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The Student News Site of St. Joseph's University

The Hawk News

The Student News Site of St. Joseph's University

The Hawk News

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Professors urge St. Joe’s to be environmentally conscious

%E2%80%9CLaudato+Si%2C%E2%80%9D+is+a+document+released+by+Pope+Francis+as+a+call+to+action+for+Catholics+to+push+for+sustainability.+PHOTO%3A+Mitchell+Shields+22
“Laudato Si,” is a document released by Pope Francis as a call to action for Catholics to push for sustainability. PHOTO: Mitchell Shields ’22

The departments of economics, environmental science, history and political science hosted a panel on Oct. 29 in Doyle Banquet Hall during which professors discussed how climate change could allow individuals to help solve environmental problems.

Speakers at the Climate in Crisis panel urged students at St. Joe’s to be part of a solution. Corinne Bocci, Ph.D., assistant professor of economics, said if students make little changes in their daily lives, these will be very beneficial to the environment.

“There are tons of little things that they can do,” Bocci said. “Things like recycling plastic bottles, and when they go to the grocery store they should use fewer plastic bags. Little steps go a long way and if students are just a little more mindful, like keeping an ear out for news articles and how this relates to not only your life but someone else’s and how it relates to the world is helpful in and of itself.”

Deirdre Taft-Lockard ’20, co-president of the St. Joe’s Green Fund, which co-sponsored the Climate in Crisis panel, said The Green Fund promotes sustainability and environmental awareness along with trying to implement those behaviors on campus.

“Overall, The Green Fund is trying to expand upon sustainability and environmental awareness on campus,” Taft-Lockard said. “So far, [St. Joe’s] has been very helpful about trying to implement these procedures.”

Cassidy Kovisto ’21, a coordinator for Common Grounds, which was also a sponsor for this panel, hoped to facilitate this difficult conversation on how our climate is in crisis and how we can change the future of St. Joe’s.

“[It was important] to have an informative and educational discussion concerning the current state that the world is in,” Kovisto said. “[Also], there needs to be more sustainability on campus and this panel was able to be a platform for students and faculty to communicate how they hope to see the future of SJU change.”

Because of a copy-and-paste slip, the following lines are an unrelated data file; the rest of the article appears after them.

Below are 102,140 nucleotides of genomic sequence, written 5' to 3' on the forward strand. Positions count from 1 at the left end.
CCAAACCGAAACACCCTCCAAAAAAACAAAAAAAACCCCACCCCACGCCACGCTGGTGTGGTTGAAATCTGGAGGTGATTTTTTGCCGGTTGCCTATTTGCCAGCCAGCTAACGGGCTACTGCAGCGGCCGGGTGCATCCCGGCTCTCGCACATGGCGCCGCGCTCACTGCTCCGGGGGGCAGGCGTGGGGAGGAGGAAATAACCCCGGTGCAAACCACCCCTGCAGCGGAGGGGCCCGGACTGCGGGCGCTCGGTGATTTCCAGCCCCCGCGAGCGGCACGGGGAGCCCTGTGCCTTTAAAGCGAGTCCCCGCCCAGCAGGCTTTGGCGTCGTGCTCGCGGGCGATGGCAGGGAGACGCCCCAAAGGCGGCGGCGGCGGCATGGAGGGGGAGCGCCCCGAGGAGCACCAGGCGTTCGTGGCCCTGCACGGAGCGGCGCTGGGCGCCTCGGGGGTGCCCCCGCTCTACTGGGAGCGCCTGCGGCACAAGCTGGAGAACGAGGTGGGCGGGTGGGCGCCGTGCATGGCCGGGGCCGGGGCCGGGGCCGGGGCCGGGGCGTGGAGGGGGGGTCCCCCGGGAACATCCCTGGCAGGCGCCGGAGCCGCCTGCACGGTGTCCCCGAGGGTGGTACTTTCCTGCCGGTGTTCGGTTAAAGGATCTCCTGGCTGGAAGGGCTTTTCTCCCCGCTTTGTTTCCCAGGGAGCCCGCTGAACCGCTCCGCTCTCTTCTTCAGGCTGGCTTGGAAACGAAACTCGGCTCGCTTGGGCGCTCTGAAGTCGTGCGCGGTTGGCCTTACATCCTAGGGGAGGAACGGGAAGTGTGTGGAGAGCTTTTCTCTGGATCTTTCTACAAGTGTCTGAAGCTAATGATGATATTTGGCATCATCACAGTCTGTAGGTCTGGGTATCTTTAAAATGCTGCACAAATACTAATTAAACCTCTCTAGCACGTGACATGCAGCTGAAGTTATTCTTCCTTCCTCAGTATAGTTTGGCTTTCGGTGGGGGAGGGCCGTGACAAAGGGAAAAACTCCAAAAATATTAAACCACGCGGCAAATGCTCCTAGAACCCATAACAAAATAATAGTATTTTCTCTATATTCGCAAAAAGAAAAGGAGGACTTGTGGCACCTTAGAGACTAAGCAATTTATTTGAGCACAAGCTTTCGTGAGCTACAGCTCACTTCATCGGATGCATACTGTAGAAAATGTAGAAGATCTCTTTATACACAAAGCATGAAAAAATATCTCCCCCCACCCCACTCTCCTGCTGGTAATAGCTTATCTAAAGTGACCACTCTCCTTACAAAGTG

Taft-Lockard said there are a number of ways students and faculty can become more environmentally sustainable, from eliminating plastic to attending informative panels.

“[Students and faculty should] limit or stop using single use plastic bottles and use a reusable bottle, especially since [St. Joe’s] “Laudato Si,” has a lot of water bottle fillers around campus,” Taft-Lockard said. “Eliminate using plastic bags from the grocery stores. Instead, try and bring a reusable bag, try to reduce food waste, and in the dining hall take only what you think you can eat.”

Clint Springer, Ph.D., director of environmental science and sustainability studies, said a group of faculty was unsuccessful in lobbying the university administration to put resources into more sustainable environmental efforts.

“I think it’s a shame,” Springer said. “Other universities have a chief sustainability officer, or they have someone whose job is it to make the university more sustainable in everything, not just programming and curricular things, but in everything. We don’t have anything like that, and it’s very frustrating.”

Springer said students need to make their voices heard, especially since St. Joe’s is a Jesuit school and Pope Francis wrote about climate change and environmental justice in his 2015 encyclical “Laudato Si,” meaning “Praise Be to You.”

“You all should be showing up [at Regis Hall] every Friday for the rest of the semester telling them to get their asses in gear, because this is ridiculous,” Springer said. “[Climate change] has gotten worse way worse, we’ve done nothing globally, we’ve done nothing domestically, [and] we’re currently rolling back things that are exacerbating the problem even further.”

Emily Sokolowski ’20 said she was surprised by the graphs panelist shared that showed the effects that climate change is having on land and migration.

“[The panel is] trying to get a cohort of students together to put more pressure on the university to do more things for environmental justice on campus and everything,”

Sokoloski said. “St. Joe’s could do so much [more], especially listening to the faculty [about] using more renewable resources.”

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